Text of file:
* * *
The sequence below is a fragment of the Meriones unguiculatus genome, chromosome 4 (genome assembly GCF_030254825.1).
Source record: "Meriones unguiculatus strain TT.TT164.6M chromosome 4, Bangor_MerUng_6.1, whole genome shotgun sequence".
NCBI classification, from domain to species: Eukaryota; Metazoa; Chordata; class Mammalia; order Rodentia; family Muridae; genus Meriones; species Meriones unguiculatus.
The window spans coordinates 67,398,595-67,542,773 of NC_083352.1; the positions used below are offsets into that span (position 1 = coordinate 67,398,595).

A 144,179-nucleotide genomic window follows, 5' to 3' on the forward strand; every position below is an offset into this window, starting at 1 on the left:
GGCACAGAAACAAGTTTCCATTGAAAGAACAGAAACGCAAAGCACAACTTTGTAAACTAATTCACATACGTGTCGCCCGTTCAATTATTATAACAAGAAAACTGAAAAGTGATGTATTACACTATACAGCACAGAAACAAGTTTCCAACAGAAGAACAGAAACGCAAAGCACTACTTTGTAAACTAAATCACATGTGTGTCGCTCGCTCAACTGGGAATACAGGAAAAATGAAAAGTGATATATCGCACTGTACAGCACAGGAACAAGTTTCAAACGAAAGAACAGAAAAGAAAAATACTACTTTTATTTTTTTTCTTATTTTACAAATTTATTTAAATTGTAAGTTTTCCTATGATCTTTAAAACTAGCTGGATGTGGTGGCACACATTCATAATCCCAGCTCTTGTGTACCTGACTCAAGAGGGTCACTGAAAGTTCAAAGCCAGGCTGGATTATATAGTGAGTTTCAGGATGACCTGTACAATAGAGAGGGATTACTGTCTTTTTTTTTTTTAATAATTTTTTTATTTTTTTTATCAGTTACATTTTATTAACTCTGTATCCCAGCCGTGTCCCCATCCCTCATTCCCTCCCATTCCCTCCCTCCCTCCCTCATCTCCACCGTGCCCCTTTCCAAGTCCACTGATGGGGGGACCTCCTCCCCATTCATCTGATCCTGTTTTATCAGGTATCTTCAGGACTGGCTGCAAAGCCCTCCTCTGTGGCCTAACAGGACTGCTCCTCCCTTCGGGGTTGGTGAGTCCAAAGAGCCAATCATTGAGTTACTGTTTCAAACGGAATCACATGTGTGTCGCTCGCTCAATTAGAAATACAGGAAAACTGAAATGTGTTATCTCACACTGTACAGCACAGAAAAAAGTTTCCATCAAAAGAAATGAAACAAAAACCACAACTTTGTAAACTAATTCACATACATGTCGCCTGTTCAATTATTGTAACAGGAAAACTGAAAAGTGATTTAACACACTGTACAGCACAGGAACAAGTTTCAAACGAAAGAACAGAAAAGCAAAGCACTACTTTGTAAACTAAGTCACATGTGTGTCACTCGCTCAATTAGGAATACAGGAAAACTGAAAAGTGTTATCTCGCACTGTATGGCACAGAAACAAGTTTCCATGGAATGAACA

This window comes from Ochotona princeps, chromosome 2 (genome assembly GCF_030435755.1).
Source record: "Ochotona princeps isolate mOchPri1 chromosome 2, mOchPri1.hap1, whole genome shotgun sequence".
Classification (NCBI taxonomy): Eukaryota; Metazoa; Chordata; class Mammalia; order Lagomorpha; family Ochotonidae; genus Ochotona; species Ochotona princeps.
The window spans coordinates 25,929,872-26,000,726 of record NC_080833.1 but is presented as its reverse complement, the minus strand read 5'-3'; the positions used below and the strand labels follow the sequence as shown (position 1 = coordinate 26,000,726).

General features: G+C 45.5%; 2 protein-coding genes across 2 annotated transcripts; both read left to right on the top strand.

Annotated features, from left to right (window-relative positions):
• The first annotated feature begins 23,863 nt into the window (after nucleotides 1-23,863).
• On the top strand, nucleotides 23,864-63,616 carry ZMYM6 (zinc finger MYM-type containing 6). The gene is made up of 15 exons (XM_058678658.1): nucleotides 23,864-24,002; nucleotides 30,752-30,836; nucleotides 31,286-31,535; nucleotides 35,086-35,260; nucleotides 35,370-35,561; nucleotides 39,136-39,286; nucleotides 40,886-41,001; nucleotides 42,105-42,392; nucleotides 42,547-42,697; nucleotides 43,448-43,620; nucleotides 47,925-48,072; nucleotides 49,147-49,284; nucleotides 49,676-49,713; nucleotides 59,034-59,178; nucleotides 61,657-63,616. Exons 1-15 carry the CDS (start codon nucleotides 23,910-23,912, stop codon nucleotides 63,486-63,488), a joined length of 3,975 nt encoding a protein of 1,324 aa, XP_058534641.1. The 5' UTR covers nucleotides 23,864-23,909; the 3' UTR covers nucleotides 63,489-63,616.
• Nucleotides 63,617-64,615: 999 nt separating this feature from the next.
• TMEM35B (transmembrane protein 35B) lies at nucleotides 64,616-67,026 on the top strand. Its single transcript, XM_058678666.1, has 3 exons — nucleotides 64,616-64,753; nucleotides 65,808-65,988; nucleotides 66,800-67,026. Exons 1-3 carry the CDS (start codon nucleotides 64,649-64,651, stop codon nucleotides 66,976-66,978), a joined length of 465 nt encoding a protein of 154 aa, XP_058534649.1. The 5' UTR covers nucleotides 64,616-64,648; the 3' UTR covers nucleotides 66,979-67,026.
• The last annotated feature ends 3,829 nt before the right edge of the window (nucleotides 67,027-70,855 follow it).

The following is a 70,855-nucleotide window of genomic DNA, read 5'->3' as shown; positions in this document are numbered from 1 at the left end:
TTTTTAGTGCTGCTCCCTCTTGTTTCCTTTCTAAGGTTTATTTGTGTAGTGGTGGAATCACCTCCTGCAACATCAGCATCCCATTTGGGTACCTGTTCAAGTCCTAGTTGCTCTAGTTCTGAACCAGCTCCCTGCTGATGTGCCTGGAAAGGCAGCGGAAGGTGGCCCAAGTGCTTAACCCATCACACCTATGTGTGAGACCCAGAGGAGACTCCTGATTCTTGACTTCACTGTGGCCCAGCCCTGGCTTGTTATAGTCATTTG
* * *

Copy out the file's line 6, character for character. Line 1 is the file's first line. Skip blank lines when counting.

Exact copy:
GGCACAGAAACAAGTTTCCATTGAAAGAACAGAAACGCAAAGCACAACTTTGTAAACTAATTCACATACGTGTCGCCCGTTCAATTATTATAACAAGAAAACTGAAAAGTGATGTATTACACTATACAGCACAGAAACAAGTTTCCAACAGAAGAACAGAAACGCAAAGCACTACTTTGTAAACTAAATCACATGTGTGTCGCTCGCTCAACTGGGAATACAGGAAAAATGAAAAGTGATATATCGCACTGTACAGCACAGGAACAAGTTTCAAACGAAAGAACAGAAAAGAAAAATACTACTTTTATTTTTTTTCTTATTTTACAAATTTATTTAAATTGTAAGTTTTCCTATGATCTTTAAAACTAGCTGGATGTGGTGGCACACATTCATAATCCCAGCTCTTGTGTACCTGACTCAAGAGGGTCACTGAAAGTTCAAAGCCAGGCTGGATTATATAGTGAGTTTCAGGATGACCTGTACAATAGAGAGGGATTACTGTCTTTTTTTTTTTTAATAATTTTTTTATTTTTTTTATCAGTTACATTTTATTAACTCTGTATCCCAGCCGTGTCCCCATCCCTCATTCCCTCCCATTCCCTCCCTCCCTCCCTCATCTCCACCGTGCCCCTTTCCAAGTCCACTGATGGGGGGACCTCCTCCCCATTCATCTGATCCTGTTTTATCAGGTATCTTCAGGACTGGCTGCAAAGCCCTCCTCTGTGGCCTAACAGGACTGCTCCTCCCTTCGGGGTTGGTGAGTCCAAAGAGCCAATCATTGAGTTACTGTTTCAAACGGAATCACATGTGTGTCGCTCGCTCAATTAGAAATACAGGAAAACTGAAATGTGTTATCTCACACTGTACAGCACAGAAAAAAGTTTCCATCAAAAGAAATGAAACAAAAACCACAACTTTGTAAACTAATTCACATACATGTCGCCTGTTCAATTATTGTAACAGGAAAACTGAAAAGTGATTTAACACACTGTACAGCACAGGAACAAGTTTCAAACGAAAGAACAGAAAAGCAAAGCACTACTTTGTAAACTAAGTCACATGTGTGTCACTCGCTCAATTAGGAATACAGGAAAACTGAAAAGTGTTATCTCGCACTGTATGGCACAGAAACAAGTTTCCATGGAATGAACA